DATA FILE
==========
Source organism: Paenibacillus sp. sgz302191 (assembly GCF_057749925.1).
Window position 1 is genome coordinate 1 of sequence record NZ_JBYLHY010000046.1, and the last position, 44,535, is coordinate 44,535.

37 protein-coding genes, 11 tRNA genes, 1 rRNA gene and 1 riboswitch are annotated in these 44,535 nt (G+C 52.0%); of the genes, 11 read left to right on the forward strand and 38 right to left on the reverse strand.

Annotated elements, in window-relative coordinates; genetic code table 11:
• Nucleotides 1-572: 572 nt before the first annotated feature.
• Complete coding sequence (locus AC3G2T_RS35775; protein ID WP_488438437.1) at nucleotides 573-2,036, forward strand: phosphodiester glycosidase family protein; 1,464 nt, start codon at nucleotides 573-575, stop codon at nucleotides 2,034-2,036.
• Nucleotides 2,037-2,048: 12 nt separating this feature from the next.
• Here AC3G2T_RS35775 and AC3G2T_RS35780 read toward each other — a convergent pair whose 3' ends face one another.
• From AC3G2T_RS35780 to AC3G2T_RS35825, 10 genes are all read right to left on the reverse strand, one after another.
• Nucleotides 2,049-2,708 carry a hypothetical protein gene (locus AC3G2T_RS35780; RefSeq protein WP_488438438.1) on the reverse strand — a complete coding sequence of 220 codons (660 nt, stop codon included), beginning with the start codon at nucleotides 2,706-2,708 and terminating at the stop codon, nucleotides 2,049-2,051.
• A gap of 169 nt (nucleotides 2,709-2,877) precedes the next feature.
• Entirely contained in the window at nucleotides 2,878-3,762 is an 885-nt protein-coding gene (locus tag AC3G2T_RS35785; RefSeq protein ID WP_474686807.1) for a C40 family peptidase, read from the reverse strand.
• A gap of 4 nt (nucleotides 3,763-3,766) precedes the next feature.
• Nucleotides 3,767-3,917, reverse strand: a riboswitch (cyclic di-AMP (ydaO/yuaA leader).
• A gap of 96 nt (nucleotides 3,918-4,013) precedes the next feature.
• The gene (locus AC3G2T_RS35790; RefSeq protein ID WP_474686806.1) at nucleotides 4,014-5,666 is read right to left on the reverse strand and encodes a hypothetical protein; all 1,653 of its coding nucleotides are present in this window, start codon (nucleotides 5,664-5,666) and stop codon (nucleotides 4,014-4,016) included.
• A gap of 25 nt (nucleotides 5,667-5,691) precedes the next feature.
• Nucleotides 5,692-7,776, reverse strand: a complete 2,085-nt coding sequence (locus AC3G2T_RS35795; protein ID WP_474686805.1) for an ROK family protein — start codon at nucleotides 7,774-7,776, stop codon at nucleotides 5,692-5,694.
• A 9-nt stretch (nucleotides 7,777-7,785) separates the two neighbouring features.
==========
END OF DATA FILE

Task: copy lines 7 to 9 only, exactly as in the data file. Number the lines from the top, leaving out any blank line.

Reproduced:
• Nucleotides 2,037-2,048: 12 nt separating this feature from the next.
• Here AC3G2T_RS35775 and AC3G2T_RS35780 read toward each other — a convergent pair whose 3' ends face one another.
• From AC3G2T_RS35780 to AC3G2T_RS35825, 10 genes are all read right to left on the reverse strand, one after another.